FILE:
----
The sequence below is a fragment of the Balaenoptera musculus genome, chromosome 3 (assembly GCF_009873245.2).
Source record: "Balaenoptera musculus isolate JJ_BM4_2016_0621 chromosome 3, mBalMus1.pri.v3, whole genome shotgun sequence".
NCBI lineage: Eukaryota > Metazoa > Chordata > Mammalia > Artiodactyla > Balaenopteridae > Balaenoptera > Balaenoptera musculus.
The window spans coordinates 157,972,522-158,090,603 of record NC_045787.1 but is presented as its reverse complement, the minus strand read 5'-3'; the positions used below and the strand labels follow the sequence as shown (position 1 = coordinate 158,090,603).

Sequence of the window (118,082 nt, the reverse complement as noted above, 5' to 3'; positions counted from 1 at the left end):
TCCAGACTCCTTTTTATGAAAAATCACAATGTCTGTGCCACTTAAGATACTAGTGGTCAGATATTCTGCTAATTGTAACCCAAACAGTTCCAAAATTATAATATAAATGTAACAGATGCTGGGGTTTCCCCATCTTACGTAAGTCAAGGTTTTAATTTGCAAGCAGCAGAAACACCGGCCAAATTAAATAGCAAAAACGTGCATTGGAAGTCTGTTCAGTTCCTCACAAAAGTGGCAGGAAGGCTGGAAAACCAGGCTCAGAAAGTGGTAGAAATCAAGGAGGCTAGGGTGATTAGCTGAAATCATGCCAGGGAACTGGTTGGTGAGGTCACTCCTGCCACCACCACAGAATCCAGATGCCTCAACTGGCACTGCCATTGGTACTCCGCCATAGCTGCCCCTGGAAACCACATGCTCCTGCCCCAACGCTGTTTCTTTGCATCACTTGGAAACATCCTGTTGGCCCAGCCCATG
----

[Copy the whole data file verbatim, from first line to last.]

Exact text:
The sequence below is a fragment of the Balaenoptera musculus genome, chromosome 3 (assembly GCF_009873245.2).
Source record: "Balaenoptera musculus isolate JJ_BM4_2016_0621 chromosome 3, mBalMus1.pri.v3, whole genome shotgun sequence".
NCBI lineage: Eukaryota > Metazoa > Chordata > Mammalia > Artiodactyla > Balaenopteridae > Balaenoptera > Balaenoptera musculus.
The window spans coordinates 157,972,522-158,090,603 of record NC_045787.1 but is presented as its reverse complement, the minus strand read 5'-3'; the positions used below and the strand labels follow the sequence as shown (position 1 = coordinate 158,090,603).

Sequence of the window (118,082 nt, the reverse complement as noted above, 5' to 3'; positions counted from 1 at the left end):
TCCAGACTCCTTTTTATGAAAAATCACAATGTCTGTGCCACTTAAGATACTAGTGGTCAGATATTCTGCTAATTGTAACCCAAACAGTTCCAAAATTATAATATAAATGTAACAGATGCTGGGGTTTCCCCATCTTACGTAAGTCAAGGTTTTAATTTGCAAGCAGCAGAAACACCGGCCAAATTAAATAGCAAAAACGTGCATTGGAAGTCTGTTCAGTTCCTCACAAAAGTGGCAGGAAGGCTGGAAAACCAGGCTCAGAAAGTGGTAGAAATCAAGGAGGCTAGGGTGATTAGCTGAAATCATGCCAGGGAACTGGTTGGTGAGGTCACTCCTGCCACCACCACAGAATCCAGATGCCTCAACTGGCACTGCCATTGGTACTCCGCCATAGCTGCCCCTGGAAACCACATGCTCCTGCCCCAACGCTGTTTCTTTGCATCACTTGGAAACATCCTGTTGGCCCAGCCCATG